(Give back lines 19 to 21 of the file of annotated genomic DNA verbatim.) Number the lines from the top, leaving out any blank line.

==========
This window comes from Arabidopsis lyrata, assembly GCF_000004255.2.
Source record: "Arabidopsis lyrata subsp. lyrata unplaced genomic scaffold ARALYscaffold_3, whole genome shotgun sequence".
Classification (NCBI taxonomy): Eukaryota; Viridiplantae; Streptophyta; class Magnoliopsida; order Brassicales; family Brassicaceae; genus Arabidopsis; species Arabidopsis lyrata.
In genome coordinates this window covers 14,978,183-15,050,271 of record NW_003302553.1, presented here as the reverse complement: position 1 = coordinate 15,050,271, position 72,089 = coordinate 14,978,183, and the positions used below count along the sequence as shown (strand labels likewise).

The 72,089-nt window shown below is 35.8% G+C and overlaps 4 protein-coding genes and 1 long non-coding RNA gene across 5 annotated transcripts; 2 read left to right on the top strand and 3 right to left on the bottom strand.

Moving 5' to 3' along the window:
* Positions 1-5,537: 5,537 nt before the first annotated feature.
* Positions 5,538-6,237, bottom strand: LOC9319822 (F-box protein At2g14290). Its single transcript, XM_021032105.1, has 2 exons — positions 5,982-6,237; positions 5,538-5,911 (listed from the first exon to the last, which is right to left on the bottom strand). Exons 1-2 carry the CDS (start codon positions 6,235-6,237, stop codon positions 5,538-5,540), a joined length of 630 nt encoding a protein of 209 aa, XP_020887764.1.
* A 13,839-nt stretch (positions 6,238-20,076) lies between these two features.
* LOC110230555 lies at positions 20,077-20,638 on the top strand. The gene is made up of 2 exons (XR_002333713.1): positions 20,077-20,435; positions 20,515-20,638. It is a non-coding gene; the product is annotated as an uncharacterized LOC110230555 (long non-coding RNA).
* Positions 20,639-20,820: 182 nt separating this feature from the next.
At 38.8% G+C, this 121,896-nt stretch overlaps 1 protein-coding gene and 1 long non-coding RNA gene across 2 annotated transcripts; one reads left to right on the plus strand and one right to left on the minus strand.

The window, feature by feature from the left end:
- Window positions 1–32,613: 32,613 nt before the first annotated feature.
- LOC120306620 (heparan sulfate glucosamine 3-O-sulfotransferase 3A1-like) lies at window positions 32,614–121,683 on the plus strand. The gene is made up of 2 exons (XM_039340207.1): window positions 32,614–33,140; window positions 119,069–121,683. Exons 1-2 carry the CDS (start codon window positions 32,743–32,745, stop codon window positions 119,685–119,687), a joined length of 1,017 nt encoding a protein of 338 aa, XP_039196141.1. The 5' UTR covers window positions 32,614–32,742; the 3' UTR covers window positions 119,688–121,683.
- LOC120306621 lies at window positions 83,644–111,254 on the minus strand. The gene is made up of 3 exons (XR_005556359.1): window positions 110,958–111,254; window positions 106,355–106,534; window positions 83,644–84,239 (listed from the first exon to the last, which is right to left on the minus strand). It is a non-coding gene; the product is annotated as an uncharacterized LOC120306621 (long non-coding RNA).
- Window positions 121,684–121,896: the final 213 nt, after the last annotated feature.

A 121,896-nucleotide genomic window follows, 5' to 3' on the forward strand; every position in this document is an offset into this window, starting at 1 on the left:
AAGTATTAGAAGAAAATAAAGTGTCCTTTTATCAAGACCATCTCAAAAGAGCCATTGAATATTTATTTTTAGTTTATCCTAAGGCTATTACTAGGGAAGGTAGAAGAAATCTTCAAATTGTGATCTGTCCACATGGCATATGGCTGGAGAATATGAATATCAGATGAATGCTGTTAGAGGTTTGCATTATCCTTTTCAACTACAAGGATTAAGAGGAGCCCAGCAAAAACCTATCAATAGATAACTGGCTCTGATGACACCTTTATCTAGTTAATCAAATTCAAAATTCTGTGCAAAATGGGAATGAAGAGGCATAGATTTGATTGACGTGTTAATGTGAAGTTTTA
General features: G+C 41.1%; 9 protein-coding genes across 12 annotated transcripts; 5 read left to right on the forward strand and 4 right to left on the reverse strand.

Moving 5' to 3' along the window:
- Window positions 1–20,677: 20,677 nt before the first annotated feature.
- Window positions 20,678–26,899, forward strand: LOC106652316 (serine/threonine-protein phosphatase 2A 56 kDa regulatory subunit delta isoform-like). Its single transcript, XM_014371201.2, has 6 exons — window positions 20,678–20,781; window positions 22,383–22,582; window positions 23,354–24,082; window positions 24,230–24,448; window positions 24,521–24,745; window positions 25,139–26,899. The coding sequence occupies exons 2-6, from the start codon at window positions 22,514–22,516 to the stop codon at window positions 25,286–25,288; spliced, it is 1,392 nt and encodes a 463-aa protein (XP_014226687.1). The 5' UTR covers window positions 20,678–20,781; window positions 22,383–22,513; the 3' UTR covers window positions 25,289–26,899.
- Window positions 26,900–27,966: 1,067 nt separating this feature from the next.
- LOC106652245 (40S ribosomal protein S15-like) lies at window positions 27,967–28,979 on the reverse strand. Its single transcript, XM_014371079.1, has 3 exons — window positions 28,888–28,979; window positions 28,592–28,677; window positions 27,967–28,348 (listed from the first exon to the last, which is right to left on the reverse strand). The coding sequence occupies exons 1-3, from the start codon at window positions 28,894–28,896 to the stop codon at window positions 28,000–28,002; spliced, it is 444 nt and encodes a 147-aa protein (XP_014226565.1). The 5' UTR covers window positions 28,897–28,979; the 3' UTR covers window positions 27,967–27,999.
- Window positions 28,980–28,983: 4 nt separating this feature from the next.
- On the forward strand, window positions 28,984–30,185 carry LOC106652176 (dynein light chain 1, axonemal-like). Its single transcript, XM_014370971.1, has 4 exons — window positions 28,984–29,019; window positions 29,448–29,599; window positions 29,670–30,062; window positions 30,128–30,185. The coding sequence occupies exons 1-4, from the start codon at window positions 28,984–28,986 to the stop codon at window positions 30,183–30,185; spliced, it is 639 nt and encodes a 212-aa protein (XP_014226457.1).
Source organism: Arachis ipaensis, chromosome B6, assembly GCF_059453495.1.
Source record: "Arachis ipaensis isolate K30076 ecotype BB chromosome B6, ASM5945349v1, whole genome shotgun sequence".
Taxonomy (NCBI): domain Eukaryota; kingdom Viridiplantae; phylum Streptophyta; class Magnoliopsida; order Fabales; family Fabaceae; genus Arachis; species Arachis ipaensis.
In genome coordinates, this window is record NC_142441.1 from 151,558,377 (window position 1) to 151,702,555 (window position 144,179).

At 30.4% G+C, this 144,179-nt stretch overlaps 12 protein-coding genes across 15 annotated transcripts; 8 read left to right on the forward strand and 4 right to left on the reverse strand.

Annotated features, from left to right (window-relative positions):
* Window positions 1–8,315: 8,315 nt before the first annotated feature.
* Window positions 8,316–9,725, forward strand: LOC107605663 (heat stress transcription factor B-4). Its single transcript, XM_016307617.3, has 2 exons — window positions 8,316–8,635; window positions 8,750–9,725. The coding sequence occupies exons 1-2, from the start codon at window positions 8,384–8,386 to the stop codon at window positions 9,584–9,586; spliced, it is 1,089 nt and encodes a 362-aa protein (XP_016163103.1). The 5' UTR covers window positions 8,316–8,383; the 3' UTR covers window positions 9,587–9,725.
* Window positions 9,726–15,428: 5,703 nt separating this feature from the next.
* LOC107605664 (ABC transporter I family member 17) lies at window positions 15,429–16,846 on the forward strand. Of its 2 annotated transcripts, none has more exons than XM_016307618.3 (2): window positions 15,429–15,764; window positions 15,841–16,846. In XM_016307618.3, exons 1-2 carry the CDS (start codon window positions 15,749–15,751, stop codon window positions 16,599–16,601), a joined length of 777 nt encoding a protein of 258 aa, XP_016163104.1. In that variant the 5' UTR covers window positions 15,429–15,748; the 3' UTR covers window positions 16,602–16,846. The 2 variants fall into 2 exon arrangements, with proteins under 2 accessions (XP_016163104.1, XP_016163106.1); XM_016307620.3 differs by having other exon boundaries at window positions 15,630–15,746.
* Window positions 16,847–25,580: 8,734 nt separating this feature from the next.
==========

AAGTATTAGAAGAAAATAAAGTGTCCTTTTATCAAGACCATCTCAAAAGAGCCATTGAATATTTATTTTTAGTTTATCCTAAGGCTATTACTAGGGAAGGTAGAAGAAATCTTCAAATTGTGATCTGTCCACATGGCATATGGCTGGAGAATATGAATATCAGATGAATGCTGTTAGAGGTTTGCATTATCCTTTTCAACTACAAGGATTAAGAGGAGCCCAGCAAAAACCTATCAATAGATAACTGGCTCTGATGACACCTTTATCTAGTTAATCAAATTCAAAATTCTGTGCAAAATGGGAATGAAGAGGCATAGATTTGATTGACGTGTTAATGTGAAGTTTTA
General features: G+C 41.1%; 9 protein-coding genes across 12 annotated transcripts; 5 read left to right on the forward strand and 4 right to left on the reverse strand.

Moving 5' to 3' along the window: